Tag Archives: biblical logic: in theory and practice

Writing and Whited Sepulchers

“And when I came to you, brethren, I did not come with superiority of speech or of wisdom, proclaiming to you the testimony of God. For I determined to know nothing among you except Jesus Christ, and Him crucified. I was with you in weakness and in fear and in much trembling, and my message and my preaching were not in persuasive words of wisdom, but in demonstration of the Spirit and of power, so that your faith would not rest on the wisdom of men, but on the power of God.” (1 Cor. 2:1-5)

In his book Biblical Logic: In Theory and Practice, Dr. Joel McDurmon makes an interesting observation regarding the above passage:

Paul reminded the Corinthians that he purposefully avoided cunning rhetoric in favor of the plain, powerful Gospel. Historically, however, people give in to the temptation to trick and dupe others by using persuasive words rather than godly wisdom. Aristotle provided the first systematic examination of logic, and he did so primarily because of the prevalence of trained rhetoricians who hired out their persuasive abilities for money. Many became very rich and famous. This group of “sophists” (from the Greek sophos, “wise”; of such people see Rom. 1:22) did not care about the truth of any particular issue; they merely cared about winning the argument for their paying clients. Sophists prided themselves on their ability to take either side of any argument and win. (p. 65)

This is something we writers should bear in mind. Clever rhetoric, in and of itself, is a good and useful thing. But it’s not the best thing. And sometimes, it just gets in the way.

I have a deep and heartfelt respect for the writings of men like J.C. Ryle, Charles Spurgeon, and Thomas Watson. Most impressive, for me, is their ability to write with artistic aplomb while keeping the Gospel ever at the forefront. Their talent with the pen is remarkable – their sense of priorities even more so.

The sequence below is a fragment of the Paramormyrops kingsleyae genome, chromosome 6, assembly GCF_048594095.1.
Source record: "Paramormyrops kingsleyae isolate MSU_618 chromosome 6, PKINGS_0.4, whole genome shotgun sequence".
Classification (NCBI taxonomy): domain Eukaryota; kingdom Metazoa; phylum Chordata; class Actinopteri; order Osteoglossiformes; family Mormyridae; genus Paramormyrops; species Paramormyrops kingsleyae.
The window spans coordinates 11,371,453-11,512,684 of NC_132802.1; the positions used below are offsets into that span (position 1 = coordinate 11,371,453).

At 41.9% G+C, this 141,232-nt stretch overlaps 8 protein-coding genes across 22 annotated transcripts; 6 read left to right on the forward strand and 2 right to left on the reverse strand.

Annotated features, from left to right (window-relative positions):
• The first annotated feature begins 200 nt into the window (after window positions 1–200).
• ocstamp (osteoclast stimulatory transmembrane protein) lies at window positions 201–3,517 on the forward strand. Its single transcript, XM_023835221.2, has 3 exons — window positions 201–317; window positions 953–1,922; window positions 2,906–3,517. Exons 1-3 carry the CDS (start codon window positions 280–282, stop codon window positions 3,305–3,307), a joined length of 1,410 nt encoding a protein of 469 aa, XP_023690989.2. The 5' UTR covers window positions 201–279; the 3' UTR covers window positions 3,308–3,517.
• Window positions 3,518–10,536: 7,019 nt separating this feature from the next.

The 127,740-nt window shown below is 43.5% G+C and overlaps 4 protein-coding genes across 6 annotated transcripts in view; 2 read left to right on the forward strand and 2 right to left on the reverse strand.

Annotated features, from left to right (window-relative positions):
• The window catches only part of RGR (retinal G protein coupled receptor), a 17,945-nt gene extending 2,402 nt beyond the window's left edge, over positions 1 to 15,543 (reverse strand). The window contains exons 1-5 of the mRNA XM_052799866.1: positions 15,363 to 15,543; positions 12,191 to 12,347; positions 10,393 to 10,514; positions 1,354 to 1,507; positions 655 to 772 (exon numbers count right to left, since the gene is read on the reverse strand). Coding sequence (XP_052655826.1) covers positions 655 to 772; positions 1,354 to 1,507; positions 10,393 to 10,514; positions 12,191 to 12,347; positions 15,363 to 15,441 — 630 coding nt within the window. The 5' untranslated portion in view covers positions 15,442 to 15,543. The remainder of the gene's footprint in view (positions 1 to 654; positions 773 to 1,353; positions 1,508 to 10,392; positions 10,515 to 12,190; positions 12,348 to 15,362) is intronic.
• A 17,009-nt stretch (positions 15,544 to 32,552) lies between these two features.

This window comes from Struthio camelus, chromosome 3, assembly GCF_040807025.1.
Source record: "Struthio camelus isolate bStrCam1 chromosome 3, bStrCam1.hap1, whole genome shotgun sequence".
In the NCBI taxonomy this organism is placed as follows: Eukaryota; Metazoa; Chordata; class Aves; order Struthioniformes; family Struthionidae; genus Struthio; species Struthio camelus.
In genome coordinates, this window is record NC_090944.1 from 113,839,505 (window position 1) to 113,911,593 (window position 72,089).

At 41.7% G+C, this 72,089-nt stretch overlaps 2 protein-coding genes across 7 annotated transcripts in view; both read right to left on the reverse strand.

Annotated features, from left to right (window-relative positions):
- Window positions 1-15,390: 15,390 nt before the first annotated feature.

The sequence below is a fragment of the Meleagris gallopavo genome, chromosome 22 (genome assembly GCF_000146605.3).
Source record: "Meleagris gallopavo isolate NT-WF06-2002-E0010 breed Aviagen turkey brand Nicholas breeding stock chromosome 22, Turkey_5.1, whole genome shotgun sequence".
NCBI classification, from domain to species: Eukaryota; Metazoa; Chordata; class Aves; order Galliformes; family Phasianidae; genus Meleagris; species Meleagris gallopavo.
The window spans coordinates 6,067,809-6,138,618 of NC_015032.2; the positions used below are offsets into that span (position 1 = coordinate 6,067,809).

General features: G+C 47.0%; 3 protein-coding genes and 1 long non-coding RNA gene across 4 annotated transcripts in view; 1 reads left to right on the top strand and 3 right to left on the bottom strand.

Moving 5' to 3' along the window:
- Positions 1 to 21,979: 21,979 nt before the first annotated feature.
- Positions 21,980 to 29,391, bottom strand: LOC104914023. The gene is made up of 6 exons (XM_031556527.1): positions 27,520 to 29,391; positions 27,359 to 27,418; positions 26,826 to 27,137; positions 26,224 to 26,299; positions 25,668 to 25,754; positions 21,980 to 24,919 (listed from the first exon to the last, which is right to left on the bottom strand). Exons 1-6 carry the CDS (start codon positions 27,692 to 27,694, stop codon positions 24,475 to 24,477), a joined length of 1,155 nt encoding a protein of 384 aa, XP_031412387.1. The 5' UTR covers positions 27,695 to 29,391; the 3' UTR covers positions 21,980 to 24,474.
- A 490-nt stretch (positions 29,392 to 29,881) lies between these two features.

I can learn a thing or two from these great men. No, strike that: I can learn a lot. We all can. When the time comes to set pen to paper (or fingers to keyboard, as the case may be), we would do well to consider where our inky scratchings point: back to ourselves or beyond ourselves? Do we remember that the ultimate goal of our writing should be to reflect the glory of Christ and the beauty of His Gospel? Or do we stifle these things in a lather of vain, self-important prose?

I’m all for clever writing, but we should have discernment in knowing when and where to use it. “To every thing there is a season,” says the Preacher in Ecclesiastes. There’s a time for witty repartee, dazzling wordplay, and literary shenanigans. And there’s a time when we need to set these things aside and forge ahead with unabashed, unadorned plainness.

At all times, however, let us remember that we write for God’s glory and not our own. If we place our trust in cunning rhetoric and artsy prose, relying (as McDurmon puts it) on persuasive words rather than godly wisdom, then our writing is no better than the whited sepulchers of Matthew 23:27, “which indeed appear beautiful outward, but are within full of dead men’s bones, and of all uncleanness.”